Leaving Kerala


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Asia » India
February 3rd 2020
Published: February 4th 2020
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Leaving at 10:30, the hotel staff all line up outside to say goodbye - what a wonderful gesture. After a couple of days you get to know them personally. We immediately leave Kerala and cross into Tamil Nadu which is a predominantly Hindu religion whereas Kerala is Christian. Gudalar is a Dravidian culture which is one of the oldest in the sub-continent. The first immigrants into southern India introduced the Dravidian culture.

Going back down the mountain on a narrow switch-backed road. Going slow this time as there are buses coming up and the switchbacks are really tight. Around a bend in the road, there are huge pipes lined up against the mountain slope carrying water from Kerala on the mountain down into the valley. This is a massive agricultural area supplying food to a great deal of southern India. The valley is blessed with fertile soil. We pass by plantations: mango, coconut (yellow coconuts are only for drinking coconut water; brown coconuts are for cooking), bananas, papaya, peanuts, tamarind and sugar cane, vineyards and fields of cauliflower. Banana trees only produce one large bunch. New plants are then produced from cuttings and it takes 5 months for the next plants to produce.

Cotton trees that are used for making cotton material line the side of the road. The pod looks and smells similar to a cucumber. When mature the pods open up like milkweed and the fluff is soft and filmy unlike the cotton from the plants used in s. U.S. However, down the road there is a field of the traditional cotton plants as well. Sugar cane is used to make jaggery which I gather is sugar or syrup. There are women sitting on the side of the road with stalks of sugar cane for sale spread out around them.

Towns are not as modern as in Kerala. Traffic is heavy and everyone passes whether there is oncoming traffic or not. Every vehicle is blowing their horn. To add to the confusion, there is a cow wandering down amidst the cars and motorbikes. People give way to the cows.

There are narrow streets with commerce right out on the edge of the street. If there is no job available, anyone can have their own business selling things. Along the road you may see people selling food, fresh or cooked, trinkets, toys, blankets or anything else you can imagine. I have seen older men pushing a cart and offering to cook something for you right there.

Commerce in India is so much different than North America. In N. America everything is on a massive scale and becoming more massive as companies are bought up by other larger companies. In India the majority is small scale. Shops are 8x8 feet, side by side along the street. In some areas, each store will sell the same thing, e.g. pots & pans, or motorcycle repair or fruit. Other places each shop is completely different; selling watermelon, repairing motorcycles, selling clothing or trinkets or medical services, or chicken or baked goods. For those who can’t afford rent, they either use a push cart or just spread their goods on the ground along the roadway. Everyone buys food every day as there is little refrigeration for the average person.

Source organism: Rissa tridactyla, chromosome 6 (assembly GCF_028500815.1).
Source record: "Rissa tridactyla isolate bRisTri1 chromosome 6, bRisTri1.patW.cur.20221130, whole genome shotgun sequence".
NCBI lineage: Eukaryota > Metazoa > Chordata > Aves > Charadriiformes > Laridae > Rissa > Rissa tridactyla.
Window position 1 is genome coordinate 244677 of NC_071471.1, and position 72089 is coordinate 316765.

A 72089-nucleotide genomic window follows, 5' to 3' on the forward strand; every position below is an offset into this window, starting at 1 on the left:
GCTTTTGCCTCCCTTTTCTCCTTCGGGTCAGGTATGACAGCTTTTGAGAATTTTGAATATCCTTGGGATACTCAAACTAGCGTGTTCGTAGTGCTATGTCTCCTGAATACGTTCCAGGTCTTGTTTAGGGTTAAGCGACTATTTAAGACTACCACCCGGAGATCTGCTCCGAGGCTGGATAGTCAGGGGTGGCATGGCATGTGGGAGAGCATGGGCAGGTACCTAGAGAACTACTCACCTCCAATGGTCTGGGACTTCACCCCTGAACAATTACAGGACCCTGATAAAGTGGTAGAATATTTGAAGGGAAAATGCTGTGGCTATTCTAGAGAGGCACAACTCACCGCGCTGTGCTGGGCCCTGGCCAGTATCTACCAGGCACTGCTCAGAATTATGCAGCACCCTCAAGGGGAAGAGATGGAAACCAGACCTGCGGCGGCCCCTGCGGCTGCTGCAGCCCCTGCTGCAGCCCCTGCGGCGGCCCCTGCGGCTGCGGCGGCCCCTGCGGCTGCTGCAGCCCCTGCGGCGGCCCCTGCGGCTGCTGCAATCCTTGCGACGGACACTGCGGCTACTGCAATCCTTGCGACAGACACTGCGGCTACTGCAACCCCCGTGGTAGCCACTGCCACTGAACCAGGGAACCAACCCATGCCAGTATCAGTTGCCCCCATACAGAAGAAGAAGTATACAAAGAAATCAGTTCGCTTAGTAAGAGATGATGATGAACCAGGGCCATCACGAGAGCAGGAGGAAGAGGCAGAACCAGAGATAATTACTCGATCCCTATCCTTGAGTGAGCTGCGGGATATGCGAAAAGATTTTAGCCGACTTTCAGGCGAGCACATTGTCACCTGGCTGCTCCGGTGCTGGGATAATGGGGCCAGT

We pass by brickyards where the bricks are being made by hand and laid out in the sun to dry. Loads of coconut shells are on their way to be used for fuel or to make fibre called coir.

Some in our group need money and we have been trying for days to find an ATM that will recognize our cards or dispense money. In many cases the machines are empty.

Hindu temples are in abundance in this area, in every village and even in the fields to ensure good harvests.

We arrive at our hotel about 4 p.m. tired from the drive and anxious to relax. Upon entering our rooms we are horrified to find that they are unclean and smelly; this is not a 4 star hotel as advertised. It is unsafe for us to venture onto the streets in this area. The staff attempts to pacify us by saying we are being given rooms on the next floor up but they aren’t ready yet. This was B.S. because they weren’t any better. We moved out. We all felt that it would be better to sleep on the bus rather that in that hotel. Nancy worked hard to find a decent hotel for us and we are now staying at the Taj Gateway Hotel - one of the best.

While we are driving through the city to get to the new hotel, I made some observations: the people here are of darker skin; ladies carry loads on their heads without using their hands to hold them; women are sitting on the curbs selling their fresh produce; many more cows in this city (these are loose cows that don’t belong to anyone in particular); hundreds of school girls just being released from school wearing red and white Punjabi suits as uniforms; in the midst of the squalor there is a Mercedes-Benz dealership and a store selling crystal chandeliers big enough for a palace.

I chose not to go to dinner tonight - too much food and I need a break. Relaxing in my room while the others are in the dining room.


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